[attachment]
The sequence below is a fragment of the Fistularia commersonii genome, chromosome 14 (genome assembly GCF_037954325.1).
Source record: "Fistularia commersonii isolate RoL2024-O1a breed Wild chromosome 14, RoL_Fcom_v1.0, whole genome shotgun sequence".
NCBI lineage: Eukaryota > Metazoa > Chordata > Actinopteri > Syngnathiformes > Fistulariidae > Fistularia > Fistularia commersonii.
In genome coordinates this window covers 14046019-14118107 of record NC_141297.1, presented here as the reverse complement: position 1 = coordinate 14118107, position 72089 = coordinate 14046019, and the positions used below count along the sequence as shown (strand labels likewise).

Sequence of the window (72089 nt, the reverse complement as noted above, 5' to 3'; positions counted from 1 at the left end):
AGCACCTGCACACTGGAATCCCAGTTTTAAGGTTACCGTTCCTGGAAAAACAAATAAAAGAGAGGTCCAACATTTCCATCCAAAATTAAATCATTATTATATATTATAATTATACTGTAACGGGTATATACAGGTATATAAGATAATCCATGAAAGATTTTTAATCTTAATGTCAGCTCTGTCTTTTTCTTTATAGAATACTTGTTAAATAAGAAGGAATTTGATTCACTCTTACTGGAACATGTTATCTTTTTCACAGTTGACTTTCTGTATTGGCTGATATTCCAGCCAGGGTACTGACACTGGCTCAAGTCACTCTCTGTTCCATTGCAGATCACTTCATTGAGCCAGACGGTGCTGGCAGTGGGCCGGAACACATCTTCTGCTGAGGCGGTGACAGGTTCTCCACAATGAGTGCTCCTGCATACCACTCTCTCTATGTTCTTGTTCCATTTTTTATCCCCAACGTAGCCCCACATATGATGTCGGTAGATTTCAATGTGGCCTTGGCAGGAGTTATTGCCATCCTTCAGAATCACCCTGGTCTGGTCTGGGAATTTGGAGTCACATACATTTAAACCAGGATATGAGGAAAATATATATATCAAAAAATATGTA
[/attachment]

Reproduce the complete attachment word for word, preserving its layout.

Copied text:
The sequence below is a fragment of the Fistularia commersonii genome, chromosome 14 (genome assembly GCF_037954325.1).
Source record: "Fistularia commersonii isolate RoL2024-O1a breed Wild chromosome 14, RoL_Fcom_v1.0, whole genome shotgun sequence".
NCBI lineage: Eukaryota > Metazoa > Chordata > Actinopteri > Syngnathiformes > Fistulariidae > Fistularia > Fistularia commersonii.
In genome coordinates this window covers 14046019-14118107 of record NC_141297.1, presented here as the reverse complement: position 1 = coordinate 14118107, position 72089 = coordinate 14046019, and the positions used below count along the sequence as shown (strand labels likewise).

Sequence of the window (72089 nt, the reverse complement as noted above, 5' to 3'; positions counted from 1 at the left end):
AGCACCTGCACACTGGAATCCCAGTTTTAAGGTTACCGTTCCTGGAAAAACAAATAAAAGAGAGGTCCAACATTTCCATCCAAAATTAAATCATTATTATATATTATAATTATACTGTAACGGGTATATACAGGTATATAAGATAATCCATGAAAGATTTTTAATCTTAATGTCAGCTCTGTCTTTTTCTTTATAGAATACTTGTTAAATAAGAAGGAATTTGATTCACTCTTACTGGAACATGTTATCTTTTTCACAGTTGACTTTCTGTATTGGCTGATATTCCAGCCAGGGTACTGACACTGGCTCAAGTCACTCTCTGTTCCATTGCAGATCACTTCATTGAGCCAGACGGTGCTGGCAGTGGGCCGGAACACATCTTCTGCTGAGGCGGTGACAGGTTCTCCACAATGAGTGCTCCTGCATACCACTCTCTCTATGTTCTTGTTCCATTTTTTATCCCCAACGTAGCCCCACATATGATGTCGGTAGATTTCAATGTGGCCTTGGCAGGAGTTATTGCCATCCTTCAGAATCACCCTGGTCTGGTCTGGGAATTTGGAGTCACATACATTTAAACCAGGATATGAGGAAAATATATATATCAAAAAATATGTA